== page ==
The petrol only Caddy family enjoys about 60% market share in the small van segment and its direct competitors are the one-size-fits-all Peugeot Partner, and the Renault Kangoo family.
Peugeot continues to offer the Partner solely with a 1.6-litre turbo diesel engine and five-speed manual transmission, while Renault offers the compact Kangoo van with a 1.2-litre turbocharged petrol engine with a six-speed automatic or the long wheelbase Kangoo Maxi as a full Electric Vehicle EV or with a 1.5-litre turbo diesel engine with a six-speed automatic.
As a daily driver the Caddy Runner is a very pleasant working companion, the 1.2-litre engine has more than enough grunt to keep up with city and motorway traffic thanks to the slick shifting manual gearbox.
The steering feel and overall handling of the Caddy Runner, not surprisingly feels Golf-like, but the suspension is tuned for carrying weight rather than outright performance and when unladen the ride can feel a bit stiff, especially over speed bumps and the like.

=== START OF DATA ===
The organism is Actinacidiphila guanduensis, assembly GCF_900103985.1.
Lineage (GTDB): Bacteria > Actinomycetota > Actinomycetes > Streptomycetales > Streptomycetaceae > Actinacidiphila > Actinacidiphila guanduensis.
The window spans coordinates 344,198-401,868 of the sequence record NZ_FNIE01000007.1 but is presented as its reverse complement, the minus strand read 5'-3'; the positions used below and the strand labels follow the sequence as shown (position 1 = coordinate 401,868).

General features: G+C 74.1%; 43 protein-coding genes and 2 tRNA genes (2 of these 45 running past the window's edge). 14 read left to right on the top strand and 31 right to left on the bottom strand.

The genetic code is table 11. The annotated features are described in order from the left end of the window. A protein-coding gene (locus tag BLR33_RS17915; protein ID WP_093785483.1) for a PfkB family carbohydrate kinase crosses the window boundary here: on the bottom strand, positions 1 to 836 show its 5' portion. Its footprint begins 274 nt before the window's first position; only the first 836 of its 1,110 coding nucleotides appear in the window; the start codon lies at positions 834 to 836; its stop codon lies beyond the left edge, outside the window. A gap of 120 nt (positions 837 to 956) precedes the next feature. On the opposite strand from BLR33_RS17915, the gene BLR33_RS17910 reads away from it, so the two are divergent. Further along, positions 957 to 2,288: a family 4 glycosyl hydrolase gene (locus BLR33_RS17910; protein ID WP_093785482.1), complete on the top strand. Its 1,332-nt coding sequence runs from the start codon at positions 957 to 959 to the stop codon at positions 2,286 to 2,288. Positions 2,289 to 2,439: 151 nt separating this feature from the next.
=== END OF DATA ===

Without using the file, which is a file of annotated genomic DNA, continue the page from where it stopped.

The one caveat of the Caddy Runner, and this applies to other panel vans as well, is that there is a greater blind spot for the driver to be mindful of, particularly when reversing out of an angled on street car park, or in a parking building. Changing lanes on the motorway also calls for greater care and attention.
Overall, thanks to the competitive buy price and the excellent fuel consumption, not to mention no hassle paying for road user charges as it’s a petrol not a diesel, the Caddy Runner offers fleets a work ready workhorse that’s fun to drive and frugal to run.
|Model||Volkswagen Caddy Runner||Price||$29,990|
|Engine||1197cc, 4-Cylinder, 62kW/160Nm||Drivetrain||5-speed manual|
|Fuel Use||5.5L/100km||C02 Output||0g/km|
|0-100km/h||0.00 sec||Weight||1272kg kerb weight|
|Service||10,000km intervals, 3 year / 100,000km warranty||Load||3.2m3 volume, 1779m length, 1244m height|
|Vitals||2034kg GVM, 730kg payload||Vitals||1400kg towing capacity|